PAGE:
When I was 16 she pulled me in the bathroom and dyed my hair blond. It went carrot orange and she had to bleach it 3 times before she finally accomplished her goal. I had finally come through what my mom called my "awkward" stage when she would often say I looked like a particular family member she thought wasn't a very attractive person and she didn't seem to like very much.
Mom got me in a "Back to School" fashion show on the military base when I was 17 years old. I remember walking into the store and my mother seeing a sign in the window advertising the show. It would be taking place two weeks from that date. When we walked into the military base clothing store (the BX) that afternoon, I had been blond for nearly a year, thanks to a product called 'Sun In' helping me to keep up with the roots. I had spent a lot of time in the sun so my freckles were brighter than ever, but I knew I couldn't cover those up. I wasn't yet allowed to use makeup. I remember my mother walking up to the counter and asking a cashier at Customer Service if they needed models for the fashion show. I turned bright red and wanted to run away. I couldn't believe she would do that to me! I just knew she was doing it to be mean and cruel. How could someone like me ever be a model? I choked back the tears and looked at her in surprise and huiliation.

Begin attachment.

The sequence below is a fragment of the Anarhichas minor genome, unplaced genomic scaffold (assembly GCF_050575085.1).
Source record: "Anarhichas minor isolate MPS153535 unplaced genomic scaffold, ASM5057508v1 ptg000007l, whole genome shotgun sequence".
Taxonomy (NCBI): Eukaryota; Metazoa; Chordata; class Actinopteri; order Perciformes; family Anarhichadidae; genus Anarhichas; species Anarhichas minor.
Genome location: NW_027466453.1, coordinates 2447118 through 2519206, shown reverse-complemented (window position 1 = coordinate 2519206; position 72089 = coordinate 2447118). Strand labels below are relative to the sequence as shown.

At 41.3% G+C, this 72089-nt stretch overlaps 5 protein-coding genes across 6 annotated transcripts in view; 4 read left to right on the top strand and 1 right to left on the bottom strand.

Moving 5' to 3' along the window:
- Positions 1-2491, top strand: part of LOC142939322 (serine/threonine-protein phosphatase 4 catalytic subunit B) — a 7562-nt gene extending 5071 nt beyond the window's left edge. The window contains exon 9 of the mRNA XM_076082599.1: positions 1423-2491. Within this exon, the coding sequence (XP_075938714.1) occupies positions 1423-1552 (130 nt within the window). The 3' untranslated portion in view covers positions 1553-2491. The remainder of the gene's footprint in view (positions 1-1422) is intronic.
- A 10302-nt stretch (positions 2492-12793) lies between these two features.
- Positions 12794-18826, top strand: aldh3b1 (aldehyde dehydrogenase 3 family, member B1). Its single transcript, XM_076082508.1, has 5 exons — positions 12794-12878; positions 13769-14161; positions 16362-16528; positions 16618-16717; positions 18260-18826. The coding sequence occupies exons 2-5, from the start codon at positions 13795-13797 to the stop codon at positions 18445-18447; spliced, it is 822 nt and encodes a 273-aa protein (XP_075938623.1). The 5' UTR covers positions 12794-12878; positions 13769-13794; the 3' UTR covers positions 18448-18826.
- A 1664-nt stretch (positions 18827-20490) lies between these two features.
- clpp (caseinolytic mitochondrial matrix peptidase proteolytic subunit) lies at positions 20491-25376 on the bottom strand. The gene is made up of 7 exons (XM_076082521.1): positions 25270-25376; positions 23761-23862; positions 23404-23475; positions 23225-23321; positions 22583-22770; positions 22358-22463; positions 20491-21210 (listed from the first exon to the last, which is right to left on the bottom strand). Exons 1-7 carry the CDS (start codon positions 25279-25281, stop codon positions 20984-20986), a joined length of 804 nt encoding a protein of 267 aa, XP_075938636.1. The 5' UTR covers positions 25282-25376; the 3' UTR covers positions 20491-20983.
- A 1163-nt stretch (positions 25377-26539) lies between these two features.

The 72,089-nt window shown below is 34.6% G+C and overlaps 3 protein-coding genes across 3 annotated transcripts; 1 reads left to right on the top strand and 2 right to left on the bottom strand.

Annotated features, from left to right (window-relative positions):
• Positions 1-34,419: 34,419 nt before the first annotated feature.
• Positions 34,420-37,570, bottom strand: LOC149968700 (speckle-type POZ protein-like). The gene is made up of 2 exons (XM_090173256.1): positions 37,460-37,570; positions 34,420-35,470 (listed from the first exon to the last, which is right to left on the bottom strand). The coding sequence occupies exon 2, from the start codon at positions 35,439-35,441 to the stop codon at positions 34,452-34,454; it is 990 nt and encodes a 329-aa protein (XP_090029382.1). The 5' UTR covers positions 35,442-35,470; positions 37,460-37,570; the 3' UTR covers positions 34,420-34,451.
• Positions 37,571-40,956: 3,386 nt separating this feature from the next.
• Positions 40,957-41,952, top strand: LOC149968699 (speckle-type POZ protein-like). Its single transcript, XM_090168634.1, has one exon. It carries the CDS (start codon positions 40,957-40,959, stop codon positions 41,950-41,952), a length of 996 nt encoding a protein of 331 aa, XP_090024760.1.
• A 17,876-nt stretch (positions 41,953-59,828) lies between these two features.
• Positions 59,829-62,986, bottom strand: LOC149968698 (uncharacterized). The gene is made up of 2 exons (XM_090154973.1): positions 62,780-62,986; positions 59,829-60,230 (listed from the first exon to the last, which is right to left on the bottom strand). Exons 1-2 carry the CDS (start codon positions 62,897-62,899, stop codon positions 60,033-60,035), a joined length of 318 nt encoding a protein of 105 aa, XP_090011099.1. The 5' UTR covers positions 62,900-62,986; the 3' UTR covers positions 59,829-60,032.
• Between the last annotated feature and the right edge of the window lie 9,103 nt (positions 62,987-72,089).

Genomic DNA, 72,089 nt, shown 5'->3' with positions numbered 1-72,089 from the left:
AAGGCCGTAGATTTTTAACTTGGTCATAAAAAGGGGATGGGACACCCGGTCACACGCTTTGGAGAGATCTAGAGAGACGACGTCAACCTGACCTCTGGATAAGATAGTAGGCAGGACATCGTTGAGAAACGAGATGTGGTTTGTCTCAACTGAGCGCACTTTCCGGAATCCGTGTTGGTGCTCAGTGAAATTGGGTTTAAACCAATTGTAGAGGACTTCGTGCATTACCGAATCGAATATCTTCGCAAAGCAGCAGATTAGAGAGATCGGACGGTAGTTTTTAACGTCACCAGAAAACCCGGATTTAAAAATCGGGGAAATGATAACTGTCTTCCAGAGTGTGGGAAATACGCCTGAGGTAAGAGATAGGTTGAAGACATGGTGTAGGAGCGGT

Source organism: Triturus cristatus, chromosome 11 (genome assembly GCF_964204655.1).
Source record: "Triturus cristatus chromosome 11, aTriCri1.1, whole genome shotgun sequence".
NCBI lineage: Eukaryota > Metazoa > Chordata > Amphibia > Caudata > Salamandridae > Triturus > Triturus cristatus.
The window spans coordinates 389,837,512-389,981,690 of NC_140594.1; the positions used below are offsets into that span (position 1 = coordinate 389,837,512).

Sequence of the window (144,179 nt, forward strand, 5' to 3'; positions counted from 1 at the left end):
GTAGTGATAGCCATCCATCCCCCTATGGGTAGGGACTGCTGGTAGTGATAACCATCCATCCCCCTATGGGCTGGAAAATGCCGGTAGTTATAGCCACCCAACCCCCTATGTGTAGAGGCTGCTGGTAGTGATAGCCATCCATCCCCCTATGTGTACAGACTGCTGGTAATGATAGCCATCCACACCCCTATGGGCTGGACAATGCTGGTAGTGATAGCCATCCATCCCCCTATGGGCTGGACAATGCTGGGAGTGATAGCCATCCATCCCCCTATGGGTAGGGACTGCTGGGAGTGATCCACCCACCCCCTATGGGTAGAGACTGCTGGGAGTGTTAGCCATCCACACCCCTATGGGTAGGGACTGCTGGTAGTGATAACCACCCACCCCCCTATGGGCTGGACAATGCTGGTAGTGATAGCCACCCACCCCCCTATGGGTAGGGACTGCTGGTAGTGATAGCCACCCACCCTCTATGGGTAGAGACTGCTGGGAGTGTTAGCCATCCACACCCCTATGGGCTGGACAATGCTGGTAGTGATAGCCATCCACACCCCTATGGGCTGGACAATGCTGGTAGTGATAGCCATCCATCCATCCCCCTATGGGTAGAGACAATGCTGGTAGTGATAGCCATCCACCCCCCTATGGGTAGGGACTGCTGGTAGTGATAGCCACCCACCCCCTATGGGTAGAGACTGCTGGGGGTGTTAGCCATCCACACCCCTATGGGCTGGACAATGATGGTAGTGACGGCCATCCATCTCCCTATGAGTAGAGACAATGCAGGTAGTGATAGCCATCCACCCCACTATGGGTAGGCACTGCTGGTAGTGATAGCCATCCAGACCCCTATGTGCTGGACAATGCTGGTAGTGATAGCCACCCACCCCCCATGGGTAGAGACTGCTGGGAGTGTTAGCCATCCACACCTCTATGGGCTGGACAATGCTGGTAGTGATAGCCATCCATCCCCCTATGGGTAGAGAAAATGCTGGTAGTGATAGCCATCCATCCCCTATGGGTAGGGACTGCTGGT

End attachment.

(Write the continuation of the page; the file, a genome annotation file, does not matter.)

The woman guided us to the back of the store where the woman in charge of the fashion show was organizing things behind the scenes. She came out, shook my mothers hand, and the rest is a bit of a blur. I remember her taking one look at me and proclaiming "She's Perfect!" in a voice loud enough for the people across the base to hear. I turned bright red again and tried to hide (at 17 years old) behind my mother's arm. I couldn't believe it. How could someone as ugly as me be perfect?